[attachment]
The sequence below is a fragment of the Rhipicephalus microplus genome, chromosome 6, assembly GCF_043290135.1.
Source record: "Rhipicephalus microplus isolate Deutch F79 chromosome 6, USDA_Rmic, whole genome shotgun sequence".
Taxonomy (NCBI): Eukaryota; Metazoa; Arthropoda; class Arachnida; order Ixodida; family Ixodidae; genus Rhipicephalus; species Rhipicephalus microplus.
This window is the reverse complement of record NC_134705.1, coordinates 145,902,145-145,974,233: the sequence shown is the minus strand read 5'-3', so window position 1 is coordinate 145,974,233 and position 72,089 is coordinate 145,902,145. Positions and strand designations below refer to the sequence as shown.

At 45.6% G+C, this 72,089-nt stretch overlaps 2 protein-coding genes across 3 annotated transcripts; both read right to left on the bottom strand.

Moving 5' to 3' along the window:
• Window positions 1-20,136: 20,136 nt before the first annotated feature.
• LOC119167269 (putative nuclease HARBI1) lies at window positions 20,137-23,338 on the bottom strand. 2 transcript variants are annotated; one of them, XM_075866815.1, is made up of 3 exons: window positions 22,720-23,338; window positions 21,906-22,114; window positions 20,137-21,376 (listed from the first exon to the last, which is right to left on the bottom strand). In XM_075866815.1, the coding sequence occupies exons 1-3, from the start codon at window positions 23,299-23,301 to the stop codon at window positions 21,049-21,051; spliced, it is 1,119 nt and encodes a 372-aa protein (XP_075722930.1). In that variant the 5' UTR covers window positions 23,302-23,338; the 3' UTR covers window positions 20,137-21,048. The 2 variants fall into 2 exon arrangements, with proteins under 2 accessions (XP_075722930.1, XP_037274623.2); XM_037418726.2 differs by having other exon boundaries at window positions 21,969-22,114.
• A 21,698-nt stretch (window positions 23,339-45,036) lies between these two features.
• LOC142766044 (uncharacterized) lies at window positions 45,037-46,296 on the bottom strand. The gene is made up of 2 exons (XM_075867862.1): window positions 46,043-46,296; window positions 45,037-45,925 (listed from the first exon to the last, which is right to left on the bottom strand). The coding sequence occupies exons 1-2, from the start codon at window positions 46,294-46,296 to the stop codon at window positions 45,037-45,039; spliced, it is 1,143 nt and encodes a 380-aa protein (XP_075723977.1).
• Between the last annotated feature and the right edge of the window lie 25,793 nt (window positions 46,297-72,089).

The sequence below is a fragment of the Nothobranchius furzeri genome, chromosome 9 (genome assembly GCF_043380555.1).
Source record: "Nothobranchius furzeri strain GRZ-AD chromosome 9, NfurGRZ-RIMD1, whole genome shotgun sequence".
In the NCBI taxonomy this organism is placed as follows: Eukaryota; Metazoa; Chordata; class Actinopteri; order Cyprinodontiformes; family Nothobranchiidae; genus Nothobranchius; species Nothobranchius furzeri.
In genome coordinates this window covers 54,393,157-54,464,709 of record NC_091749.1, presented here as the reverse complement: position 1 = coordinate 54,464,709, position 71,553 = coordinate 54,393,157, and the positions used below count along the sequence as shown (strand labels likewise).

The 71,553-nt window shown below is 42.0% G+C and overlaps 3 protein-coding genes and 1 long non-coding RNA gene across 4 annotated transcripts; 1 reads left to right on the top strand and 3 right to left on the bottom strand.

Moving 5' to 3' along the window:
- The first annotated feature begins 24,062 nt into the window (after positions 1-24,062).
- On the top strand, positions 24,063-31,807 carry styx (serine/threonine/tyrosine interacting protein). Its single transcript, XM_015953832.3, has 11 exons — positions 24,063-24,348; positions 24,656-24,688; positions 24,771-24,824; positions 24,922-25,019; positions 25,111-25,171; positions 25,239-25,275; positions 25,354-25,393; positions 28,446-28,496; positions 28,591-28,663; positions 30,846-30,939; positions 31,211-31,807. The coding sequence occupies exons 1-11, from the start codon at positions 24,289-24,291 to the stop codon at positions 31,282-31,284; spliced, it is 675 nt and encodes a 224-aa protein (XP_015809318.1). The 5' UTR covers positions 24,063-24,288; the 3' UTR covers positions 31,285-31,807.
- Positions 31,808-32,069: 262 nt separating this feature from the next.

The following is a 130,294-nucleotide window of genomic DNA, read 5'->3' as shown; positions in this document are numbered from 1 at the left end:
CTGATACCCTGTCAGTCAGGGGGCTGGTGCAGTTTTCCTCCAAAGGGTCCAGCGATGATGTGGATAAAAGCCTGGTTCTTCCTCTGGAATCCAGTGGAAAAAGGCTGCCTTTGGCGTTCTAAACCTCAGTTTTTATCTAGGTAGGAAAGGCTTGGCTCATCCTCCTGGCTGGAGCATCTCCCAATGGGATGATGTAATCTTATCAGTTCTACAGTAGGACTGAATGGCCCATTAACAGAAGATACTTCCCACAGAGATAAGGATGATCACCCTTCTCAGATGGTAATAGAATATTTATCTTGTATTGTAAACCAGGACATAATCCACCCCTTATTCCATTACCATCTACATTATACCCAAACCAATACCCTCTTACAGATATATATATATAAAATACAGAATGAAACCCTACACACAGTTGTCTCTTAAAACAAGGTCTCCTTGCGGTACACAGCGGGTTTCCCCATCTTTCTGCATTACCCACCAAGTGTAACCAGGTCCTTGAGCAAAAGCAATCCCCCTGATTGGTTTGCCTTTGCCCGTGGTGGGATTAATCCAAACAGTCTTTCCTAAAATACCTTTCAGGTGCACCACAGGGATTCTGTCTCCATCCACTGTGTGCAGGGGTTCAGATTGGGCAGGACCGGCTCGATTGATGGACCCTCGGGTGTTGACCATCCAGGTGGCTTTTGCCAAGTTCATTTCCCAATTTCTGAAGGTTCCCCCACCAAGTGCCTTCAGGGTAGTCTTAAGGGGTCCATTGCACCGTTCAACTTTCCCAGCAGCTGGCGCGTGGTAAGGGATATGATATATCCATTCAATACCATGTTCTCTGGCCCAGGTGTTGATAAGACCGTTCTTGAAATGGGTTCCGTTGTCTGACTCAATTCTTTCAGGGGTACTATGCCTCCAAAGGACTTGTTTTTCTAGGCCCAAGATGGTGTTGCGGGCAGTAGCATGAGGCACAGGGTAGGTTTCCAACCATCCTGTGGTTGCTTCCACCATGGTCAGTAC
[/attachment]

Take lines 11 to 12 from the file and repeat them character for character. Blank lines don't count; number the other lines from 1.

• Between the last annotated feature and the right edge of the window lie 25,793 nt (window positions 46,297-72,089).

The sequence below is a fragment of the Nothobranchius furzeri genome, chromosome 9 (genome assembly GCF_043380555.1).